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Louise nibbled on a small piece of garlic bread as she watched Ethan clear the table and load the dishwasher. A pleasant enough dinner, she thought, but… uneventfulDefinitely not what I expected. Putting down her garlic bread, she picked up her half filled wine glass and, sitting back in her chair, she folded her arms across her chest.  “Ethan?”

“Uh-Huh.” Placing the last dish into the dishwasher, he picked up his wine glass from the counter in front of him and turned to face her. “I hope you’ve enjoyed it so far?”

“I have! Very much!  But…Ethan…I think you’re here for more than just feeding me a great meal and talking over old times. Huh?  What’s the real reason for your visit?”

Ethan bit on his lower lip and looked at her long and hard before finishing the wine in his glass. “I kind’a hoped we’d get through dessert before…we discussed that.”

Taking a sip from her glass, she smiled and, raising her eyebrows, replied: “Then, maybe we should have started with dessert.”

He breathed deeply and let it out slowly. “Maybe… we should have.”

Placing his empty wine glass on the table, he disappeared into the living room and returned a few seconds later with a large brown envelope tucked under his arm. Sitting in the chair opposite her, he placed the envelope beside him and offered to refresh her drink from the partially finished wine bottle in front of him.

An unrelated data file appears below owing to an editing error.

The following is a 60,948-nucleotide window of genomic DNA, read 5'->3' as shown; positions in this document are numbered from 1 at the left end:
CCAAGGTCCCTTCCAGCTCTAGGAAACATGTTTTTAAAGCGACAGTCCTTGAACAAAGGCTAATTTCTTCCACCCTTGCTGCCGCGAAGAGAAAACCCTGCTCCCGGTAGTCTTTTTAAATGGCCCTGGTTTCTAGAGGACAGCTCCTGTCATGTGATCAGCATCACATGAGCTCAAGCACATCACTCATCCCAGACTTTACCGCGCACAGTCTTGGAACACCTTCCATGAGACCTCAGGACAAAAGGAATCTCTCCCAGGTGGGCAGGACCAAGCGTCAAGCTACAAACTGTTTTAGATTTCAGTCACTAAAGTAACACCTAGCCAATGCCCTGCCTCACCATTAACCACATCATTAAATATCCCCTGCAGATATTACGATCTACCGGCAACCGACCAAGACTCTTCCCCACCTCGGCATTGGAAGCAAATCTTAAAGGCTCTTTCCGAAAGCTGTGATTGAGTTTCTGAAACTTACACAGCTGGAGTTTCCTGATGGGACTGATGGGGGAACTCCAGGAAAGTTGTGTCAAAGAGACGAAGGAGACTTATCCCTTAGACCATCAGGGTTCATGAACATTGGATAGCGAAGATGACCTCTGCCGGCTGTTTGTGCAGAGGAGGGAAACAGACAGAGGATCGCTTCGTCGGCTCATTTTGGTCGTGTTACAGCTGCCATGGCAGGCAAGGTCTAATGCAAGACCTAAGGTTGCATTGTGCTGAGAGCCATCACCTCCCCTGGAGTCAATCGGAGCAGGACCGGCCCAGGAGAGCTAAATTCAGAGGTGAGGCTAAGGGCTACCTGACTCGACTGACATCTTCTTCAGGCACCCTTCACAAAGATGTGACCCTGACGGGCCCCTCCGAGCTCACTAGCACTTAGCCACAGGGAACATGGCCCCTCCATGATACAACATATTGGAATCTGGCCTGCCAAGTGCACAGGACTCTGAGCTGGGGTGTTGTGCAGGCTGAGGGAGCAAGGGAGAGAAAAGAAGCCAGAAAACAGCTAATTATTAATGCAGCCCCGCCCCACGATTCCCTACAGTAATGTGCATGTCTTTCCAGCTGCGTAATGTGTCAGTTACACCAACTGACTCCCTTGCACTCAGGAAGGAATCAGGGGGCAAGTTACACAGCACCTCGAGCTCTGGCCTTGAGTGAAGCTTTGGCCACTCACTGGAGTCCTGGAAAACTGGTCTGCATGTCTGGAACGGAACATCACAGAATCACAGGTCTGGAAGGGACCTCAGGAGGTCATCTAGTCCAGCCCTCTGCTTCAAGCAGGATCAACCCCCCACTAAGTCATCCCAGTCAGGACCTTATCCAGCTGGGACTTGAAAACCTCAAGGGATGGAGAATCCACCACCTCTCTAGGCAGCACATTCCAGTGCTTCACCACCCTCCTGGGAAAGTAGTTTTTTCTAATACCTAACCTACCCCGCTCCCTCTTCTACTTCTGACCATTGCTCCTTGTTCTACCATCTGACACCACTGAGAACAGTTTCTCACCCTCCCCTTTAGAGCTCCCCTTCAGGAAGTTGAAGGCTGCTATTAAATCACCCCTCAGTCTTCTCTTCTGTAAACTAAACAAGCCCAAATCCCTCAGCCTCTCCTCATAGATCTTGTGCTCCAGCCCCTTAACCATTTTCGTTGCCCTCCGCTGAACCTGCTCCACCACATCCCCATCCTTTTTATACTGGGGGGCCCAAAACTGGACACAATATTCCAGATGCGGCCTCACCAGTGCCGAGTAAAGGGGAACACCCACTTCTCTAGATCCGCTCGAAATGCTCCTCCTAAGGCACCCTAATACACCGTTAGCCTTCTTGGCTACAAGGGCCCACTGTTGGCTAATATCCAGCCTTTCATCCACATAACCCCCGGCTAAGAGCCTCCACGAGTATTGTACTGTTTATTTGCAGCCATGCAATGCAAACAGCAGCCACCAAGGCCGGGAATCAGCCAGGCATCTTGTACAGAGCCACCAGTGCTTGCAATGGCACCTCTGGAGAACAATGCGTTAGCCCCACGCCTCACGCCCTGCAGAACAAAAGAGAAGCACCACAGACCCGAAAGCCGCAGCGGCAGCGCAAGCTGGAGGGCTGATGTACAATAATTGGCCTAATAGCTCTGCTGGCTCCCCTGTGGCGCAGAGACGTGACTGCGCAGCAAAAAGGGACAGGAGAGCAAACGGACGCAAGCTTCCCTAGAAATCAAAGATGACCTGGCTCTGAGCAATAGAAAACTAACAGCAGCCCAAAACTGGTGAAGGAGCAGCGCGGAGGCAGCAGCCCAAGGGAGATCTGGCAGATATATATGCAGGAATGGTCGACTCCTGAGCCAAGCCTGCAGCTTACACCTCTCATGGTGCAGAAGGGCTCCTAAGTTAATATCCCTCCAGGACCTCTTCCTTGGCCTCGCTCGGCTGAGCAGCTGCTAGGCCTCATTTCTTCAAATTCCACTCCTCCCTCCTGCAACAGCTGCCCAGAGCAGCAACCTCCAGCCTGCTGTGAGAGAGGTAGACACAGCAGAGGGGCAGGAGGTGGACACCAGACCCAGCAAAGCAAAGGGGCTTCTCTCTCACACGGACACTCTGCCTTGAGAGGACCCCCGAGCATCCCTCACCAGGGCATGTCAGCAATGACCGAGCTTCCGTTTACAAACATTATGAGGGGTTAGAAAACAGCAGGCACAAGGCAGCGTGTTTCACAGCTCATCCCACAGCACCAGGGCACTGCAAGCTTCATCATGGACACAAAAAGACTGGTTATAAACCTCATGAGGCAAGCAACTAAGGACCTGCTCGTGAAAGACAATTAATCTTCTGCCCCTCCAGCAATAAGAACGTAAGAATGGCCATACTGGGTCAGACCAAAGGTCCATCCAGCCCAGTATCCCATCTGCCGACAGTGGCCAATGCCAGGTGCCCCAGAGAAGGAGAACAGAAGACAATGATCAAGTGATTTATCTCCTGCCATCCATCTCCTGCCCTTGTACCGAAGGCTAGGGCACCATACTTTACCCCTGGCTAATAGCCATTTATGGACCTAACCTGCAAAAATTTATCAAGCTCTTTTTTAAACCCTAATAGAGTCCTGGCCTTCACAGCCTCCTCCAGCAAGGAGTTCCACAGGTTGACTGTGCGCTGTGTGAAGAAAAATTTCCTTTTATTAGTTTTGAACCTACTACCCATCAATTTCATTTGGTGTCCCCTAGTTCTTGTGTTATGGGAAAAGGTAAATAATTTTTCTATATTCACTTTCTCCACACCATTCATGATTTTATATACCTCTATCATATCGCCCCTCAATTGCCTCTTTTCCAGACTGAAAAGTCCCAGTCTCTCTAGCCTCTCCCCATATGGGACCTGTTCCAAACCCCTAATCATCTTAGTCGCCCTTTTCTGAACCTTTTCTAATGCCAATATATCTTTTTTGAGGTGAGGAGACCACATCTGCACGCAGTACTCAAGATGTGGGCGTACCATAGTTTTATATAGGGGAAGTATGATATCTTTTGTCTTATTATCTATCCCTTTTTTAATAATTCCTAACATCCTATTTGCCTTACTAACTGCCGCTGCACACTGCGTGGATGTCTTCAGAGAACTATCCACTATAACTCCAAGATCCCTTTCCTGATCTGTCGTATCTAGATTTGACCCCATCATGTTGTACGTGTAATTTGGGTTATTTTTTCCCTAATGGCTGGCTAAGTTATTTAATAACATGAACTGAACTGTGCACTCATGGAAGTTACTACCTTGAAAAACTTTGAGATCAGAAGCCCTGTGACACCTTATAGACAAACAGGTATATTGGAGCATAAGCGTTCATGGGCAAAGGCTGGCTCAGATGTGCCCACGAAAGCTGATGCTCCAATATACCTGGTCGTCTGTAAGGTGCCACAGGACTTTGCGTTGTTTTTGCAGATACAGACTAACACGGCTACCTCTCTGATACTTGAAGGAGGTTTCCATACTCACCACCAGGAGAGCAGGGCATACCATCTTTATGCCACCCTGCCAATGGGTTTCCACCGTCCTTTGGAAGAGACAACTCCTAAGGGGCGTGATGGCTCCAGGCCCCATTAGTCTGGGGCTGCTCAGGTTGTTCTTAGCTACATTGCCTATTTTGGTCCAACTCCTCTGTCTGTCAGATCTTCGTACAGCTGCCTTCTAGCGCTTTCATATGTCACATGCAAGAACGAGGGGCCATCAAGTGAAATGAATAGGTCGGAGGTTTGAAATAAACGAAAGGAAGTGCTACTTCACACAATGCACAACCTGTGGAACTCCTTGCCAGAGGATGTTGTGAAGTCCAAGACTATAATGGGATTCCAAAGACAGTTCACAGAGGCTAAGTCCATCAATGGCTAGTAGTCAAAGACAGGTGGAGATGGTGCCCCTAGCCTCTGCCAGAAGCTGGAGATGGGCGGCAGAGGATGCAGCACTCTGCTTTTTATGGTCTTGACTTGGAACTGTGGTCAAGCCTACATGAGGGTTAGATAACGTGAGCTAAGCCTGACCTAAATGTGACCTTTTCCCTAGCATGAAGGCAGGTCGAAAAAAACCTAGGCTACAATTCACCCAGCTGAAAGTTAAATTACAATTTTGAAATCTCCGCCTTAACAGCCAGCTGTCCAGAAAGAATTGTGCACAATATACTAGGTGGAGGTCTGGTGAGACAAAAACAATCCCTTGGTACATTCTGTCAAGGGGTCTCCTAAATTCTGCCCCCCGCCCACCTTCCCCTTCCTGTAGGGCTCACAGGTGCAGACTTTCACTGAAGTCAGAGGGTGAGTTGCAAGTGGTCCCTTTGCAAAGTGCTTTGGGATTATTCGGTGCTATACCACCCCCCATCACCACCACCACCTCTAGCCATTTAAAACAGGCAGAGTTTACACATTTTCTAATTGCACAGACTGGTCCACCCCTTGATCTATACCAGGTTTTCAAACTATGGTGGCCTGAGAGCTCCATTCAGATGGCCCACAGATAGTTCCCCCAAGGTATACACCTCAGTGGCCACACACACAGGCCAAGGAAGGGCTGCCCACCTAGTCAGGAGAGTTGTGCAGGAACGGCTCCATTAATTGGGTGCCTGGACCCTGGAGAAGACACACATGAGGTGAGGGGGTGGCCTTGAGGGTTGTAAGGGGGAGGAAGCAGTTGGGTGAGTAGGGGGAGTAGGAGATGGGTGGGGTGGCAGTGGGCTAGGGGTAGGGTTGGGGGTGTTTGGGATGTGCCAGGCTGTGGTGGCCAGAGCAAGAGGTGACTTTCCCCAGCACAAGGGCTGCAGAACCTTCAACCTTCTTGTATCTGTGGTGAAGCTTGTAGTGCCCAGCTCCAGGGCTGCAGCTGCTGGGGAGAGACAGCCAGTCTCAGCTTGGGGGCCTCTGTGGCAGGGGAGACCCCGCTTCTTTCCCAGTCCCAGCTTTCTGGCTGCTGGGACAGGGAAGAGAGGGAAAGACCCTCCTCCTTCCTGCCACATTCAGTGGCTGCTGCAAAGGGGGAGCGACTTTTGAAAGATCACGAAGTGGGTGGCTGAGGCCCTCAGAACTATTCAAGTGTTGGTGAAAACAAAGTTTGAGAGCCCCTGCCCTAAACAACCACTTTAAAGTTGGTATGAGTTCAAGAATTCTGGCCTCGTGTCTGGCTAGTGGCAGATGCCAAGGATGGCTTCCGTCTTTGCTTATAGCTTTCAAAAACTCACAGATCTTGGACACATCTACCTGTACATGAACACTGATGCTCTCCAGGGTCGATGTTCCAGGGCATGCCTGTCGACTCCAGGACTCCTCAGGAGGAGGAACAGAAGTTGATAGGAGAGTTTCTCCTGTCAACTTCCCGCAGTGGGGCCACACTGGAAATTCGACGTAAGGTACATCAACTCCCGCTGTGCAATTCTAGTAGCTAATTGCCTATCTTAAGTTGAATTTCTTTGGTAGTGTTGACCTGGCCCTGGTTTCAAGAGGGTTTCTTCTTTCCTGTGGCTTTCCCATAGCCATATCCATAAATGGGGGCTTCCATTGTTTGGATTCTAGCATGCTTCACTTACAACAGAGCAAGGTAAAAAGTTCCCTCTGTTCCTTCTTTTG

She waved off the refill and, with haunting undertones, asked: “Is it that bad that I need a drink?”

He poured an ample portion of wine into his glass and slid the envelope toward her and began massaging his chin as he watched her reaction. “In a word…yes, I think it is.  I’m sorry, Louise, for what’s about to happen.”

“What’s ‘about to happen’? What is this?” Her eyes narrowed as she scrutinized his face looking for an easy answer. Seeing none, she abruptly sat back in her chair as if the envelope was a viper about to strike.

“It’s an autopsy report. To be more precise, it’s Tom’s autopsy report.”